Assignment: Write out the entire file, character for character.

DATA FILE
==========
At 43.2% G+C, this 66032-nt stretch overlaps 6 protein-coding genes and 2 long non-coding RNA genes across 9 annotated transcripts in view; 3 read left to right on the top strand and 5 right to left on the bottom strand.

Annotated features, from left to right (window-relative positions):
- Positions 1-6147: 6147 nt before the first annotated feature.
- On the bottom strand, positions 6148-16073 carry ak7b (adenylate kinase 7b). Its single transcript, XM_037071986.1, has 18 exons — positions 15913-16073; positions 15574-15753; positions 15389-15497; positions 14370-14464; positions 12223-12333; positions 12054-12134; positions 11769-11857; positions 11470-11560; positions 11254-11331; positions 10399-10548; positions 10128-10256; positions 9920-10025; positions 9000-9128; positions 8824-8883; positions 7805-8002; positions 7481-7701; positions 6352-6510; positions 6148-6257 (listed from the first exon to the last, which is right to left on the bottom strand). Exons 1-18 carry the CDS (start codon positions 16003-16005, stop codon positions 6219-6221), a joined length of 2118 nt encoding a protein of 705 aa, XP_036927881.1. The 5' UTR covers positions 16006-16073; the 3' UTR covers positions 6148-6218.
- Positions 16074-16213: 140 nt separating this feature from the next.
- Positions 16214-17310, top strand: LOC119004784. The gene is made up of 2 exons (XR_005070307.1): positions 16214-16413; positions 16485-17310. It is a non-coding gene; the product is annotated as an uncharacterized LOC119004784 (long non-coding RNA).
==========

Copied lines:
At 43.2% G+C, this 66032-nt stretch overlaps 6 protein-coding genes and 2 long non-coding RNA genes across 9 annotated transcripts in view; 3 read left to right on the top strand and 5 right to left on the bottom strand.

Annotated features, from left to right (window-relative positions):
- Positions 1-6147: 6147 nt before the first annotated feature.
- On the bottom strand, positions 6148-16073 carry ak7b (adenylate kinase 7b). Its single transcript, XM_037071986.1, has 18 exons — positions 15913-16073; positions 15574-15753; positions 15389-15497; positions 14370-14464; positions 12223-12333; positions 12054-12134; positions 11769-11857; positions 11470-11560; positions 11254-11331; positions 10399-10548; positions 10128-10256; positions 9920-10025; positions 9000-9128; positions 8824-8883; positions 7805-8002; positions 7481-7701; positions 6352-6510; positions 6148-6257 (listed from the first exon to the last, which is right to left on the bottom strand). Exons 1-18 carry the CDS (start codon positions 16003-16005, stop codon positions 6219-6221), a joined length of 2118 nt encoding a protein of 705 aa, XP_036927881.1. The 5' UTR covers positions 16006-16073; the 3' UTR covers positions 6148-6218.
- Positions 16074-16213: 140 nt separating this feature from the next.
- Positions 16214-17310, top strand: LOC119004784. The gene is made up of 2 exons (XR_005070307.1): positions 16214-16413; positions 16485-17310. It is a non-coding gene; the product is annotated as an uncharacterized LOC119004784 (long non-coding RNA).